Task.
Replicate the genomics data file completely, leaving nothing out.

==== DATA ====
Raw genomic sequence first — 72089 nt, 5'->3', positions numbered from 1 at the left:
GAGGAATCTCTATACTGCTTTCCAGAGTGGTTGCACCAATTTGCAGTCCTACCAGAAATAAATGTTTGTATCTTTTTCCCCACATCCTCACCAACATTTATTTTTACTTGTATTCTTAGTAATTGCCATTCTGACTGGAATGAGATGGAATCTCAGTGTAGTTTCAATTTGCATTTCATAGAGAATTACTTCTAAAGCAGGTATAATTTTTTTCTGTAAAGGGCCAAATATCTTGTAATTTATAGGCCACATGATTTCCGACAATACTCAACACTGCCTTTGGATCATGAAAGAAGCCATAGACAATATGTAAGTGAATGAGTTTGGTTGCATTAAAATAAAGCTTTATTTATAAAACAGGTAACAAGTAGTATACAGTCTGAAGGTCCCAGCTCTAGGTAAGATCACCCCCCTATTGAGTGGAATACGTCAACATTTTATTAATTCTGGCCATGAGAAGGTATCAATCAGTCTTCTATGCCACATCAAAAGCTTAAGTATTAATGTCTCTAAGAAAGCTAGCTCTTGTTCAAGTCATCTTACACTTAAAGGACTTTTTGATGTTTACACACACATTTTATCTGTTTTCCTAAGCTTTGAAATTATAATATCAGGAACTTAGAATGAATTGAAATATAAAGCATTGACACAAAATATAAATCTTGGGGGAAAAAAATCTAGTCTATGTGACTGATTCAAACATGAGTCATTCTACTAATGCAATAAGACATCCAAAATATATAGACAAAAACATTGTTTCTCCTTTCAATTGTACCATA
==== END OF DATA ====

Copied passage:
Raw genomic sequence first — 72089 nt, 5'->3', positions numbered from 1 at the left:
GAGGAATCTCTATACTGCTTTCCAGAGTGGTTGCACCAATTTGCAGTCCTACCAGAAATAAATGTTTGTATCTTTTTCCCCACATCCTCACCAACATTTATTTTTACTTGTATTCTTAGTAATTGCCATTCTGACTGGAATGAGATGGAATCTCAGTGTAGTTTCAATTTGCATTTCATAGAGAATTACTTCTAAAGCAGGTATAATTTTTTTCTGTAAAGGGCCAAATATCTTGTAATTTATAGGCCACATGATTTCCGACAATACTCAACACTGCCTTTGGATCATGAAAGAAGCCATAGACAATATGTAAGTGAATGAGTTTGGTTGCATTAAAATAAAGCTTTATTTATAAAACAGGTAACAAGTAGTATACAGTCTGAAGGTCCCAGCTCTAGGTAAGATCACCCCCCTATTGAGTGGAATACGTCAACATTTTATTAATTCTGGCCATGAGAAGGTATCAATCAGTCTTCTATGCCACATCAAAAGCTTAAGTATTAATGTCTCTAAGAAAGCTAGCTCTTGTTCAAGTCATCTTACACTTAAAGGACTTTTTGATGTTTACACACACATTTTATCTGTTTTCCTAAGCTTTGAAATTATAATATCAGGAACTTAGAATGAATTGAAATATAAAGCATTGACACAAAATATAAATCTTGGGGGAAAAAAATCTAGTCTATGTGACTGATTCAAACATGAGTCATTCTACTAATGCAATAAGACATCCAAAATATATAGACAAAAACATTGTTTCTCCTTTCAATTGTACCATA